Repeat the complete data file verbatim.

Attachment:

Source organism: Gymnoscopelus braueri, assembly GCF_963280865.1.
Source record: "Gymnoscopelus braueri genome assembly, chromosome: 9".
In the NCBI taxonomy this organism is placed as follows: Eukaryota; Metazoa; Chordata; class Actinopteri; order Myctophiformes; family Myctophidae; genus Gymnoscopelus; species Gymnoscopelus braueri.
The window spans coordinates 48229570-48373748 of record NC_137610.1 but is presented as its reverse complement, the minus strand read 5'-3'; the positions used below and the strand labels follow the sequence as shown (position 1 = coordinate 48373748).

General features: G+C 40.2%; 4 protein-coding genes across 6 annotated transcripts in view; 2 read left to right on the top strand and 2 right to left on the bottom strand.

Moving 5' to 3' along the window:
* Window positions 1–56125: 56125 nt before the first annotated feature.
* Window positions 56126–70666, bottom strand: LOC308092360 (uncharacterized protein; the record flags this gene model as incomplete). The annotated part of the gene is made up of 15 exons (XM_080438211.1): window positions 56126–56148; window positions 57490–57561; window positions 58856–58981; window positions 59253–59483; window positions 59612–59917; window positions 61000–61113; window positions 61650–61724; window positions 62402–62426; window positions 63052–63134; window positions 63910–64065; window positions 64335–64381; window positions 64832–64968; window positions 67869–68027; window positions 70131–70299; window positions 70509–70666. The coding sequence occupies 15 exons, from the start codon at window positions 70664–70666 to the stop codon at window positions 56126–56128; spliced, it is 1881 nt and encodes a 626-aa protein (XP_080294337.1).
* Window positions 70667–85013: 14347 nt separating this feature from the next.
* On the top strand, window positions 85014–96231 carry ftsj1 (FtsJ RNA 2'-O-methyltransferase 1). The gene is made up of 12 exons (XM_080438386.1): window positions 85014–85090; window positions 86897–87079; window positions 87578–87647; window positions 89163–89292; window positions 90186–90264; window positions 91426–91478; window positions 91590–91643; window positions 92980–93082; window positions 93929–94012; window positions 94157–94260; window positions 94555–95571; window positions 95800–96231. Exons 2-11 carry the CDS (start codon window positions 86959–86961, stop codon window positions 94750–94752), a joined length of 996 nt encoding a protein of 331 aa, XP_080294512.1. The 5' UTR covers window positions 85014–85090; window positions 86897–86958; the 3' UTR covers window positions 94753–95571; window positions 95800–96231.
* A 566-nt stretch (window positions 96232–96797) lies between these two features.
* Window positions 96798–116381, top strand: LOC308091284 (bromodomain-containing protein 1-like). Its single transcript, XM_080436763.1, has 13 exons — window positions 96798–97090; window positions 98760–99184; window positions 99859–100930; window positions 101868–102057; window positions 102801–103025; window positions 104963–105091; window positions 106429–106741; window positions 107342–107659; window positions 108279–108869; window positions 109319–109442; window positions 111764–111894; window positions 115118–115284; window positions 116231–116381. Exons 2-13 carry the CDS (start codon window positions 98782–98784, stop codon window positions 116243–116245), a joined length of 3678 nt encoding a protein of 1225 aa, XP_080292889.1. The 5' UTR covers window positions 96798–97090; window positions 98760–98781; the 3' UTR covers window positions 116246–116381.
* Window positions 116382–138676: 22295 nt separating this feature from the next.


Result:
Source organism: Gymnoscopelus braueri, assembly GCF_963280865.1.
Source record: "Gymnoscopelus braueri genome assembly, chromosome: 9".
In the NCBI taxonomy this organism is placed as follows: Eukaryota; Metazoa; Chordata; class Actinopteri; order Myctophiformes; family Myctophidae; genus Gymnoscopelus; species Gymnoscopelus braueri.
The window spans coordinates 48229570-48373748 of record NC_137610.1 but is presented as its reverse complement, the minus strand read 5'-3'; the positions used below and the strand labels follow the sequence as shown (position 1 = coordinate 48373748).

General features: G+C 40.2%; 4 protein-coding genes across 6 annotated transcripts in view; 2 read left to right on the top strand and 2 right to left on the bottom strand.

Moving 5' to 3' along the window:
* Window positions 1–56125: 56125 nt before the first annotated feature.
* Window positions 56126–70666, bottom strand: LOC308092360 (uncharacterized protein; the record flags this gene model as incomplete). The annotated part of the gene is made up of 15 exons (XM_080438211.1): window positions 56126–56148; window positions 57490–57561; window positions 58856–58981; window positions 59253–59483; window positions 59612–59917; window positions 61000–61113; window positions 61650–61724; window positions 62402–62426; window positions 63052–63134; window positions 63910–64065; window positions 64335–64381; window positions 64832–64968; window positions 67869–68027; window positions 70131–70299; window positions 70509–70666. The coding sequence occupies 15 exons, from the start codon at window positions 70664–70666 to the stop codon at window positions 56126–56128; spliced, it is 1881 nt and encodes a 626-aa protein (XP_080294337.1).
* Window positions 70667–85013: 14347 nt separating this feature from the next.
* On the top strand, window positions 85014–96231 carry ftsj1 (FtsJ RNA 2'-O-methyltransferase 1). The gene is made up of 12 exons (XM_080438386.1): window positions 85014–85090; window positions 86897–87079; window positions 87578–87647; window positions 89163–89292; window positions 90186–90264; window positions 91426–91478; window positions 91590–91643; window positions 92980–93082; window positions 93929–94012; window positions 94157–94260; window positions 94555–95571; window positions 95800–96231. Exons 2-11 carry the CDS (start codon window positions 86959–86961, stop codon window positions 94750–94752), a joined length of 996 nt encoding a protein of 331 aa, XP_080294512.1. The 5' UTR covers window positions 85014–85090; window positions 86897–86958; the 3' UTR covers window positions 94753–95571; window positions 95800–96231.
* A 566-nt stretch (window positions 96232–96797) lies between these two features.
* Window positions 96798–116381, top strand: LOC308091284 (bromodomain-containing protein 1-like). Its single transcript, XM_080436763.1, has 13 exons — window positions 96798–97090; window positions 98760–99184; window positions 99859–100930; window positions 101868–102057; window positions 102801–103025; window positions 104963–105091; window positions 106429–106741; window positions 107342–107659; window positions 108279–108869; window positions 109319–109442; window positions 111764–111894; window positions 115118–115284; window positions 116231–116381. Exons 2-13 carry the CDS (start codon window positions 98782–98784, stop codon window positions 116243–116245), a joined length of 3678 nt encoding a protein of 1225 aa, XP_080292889.1. The 5' UTR covers window positions 96798–97090; window positions 98760–98781; the 3' UTR covers window positions 116246–116381.
* Window positions 116382–138676: 22295 nt separating this feature from the next.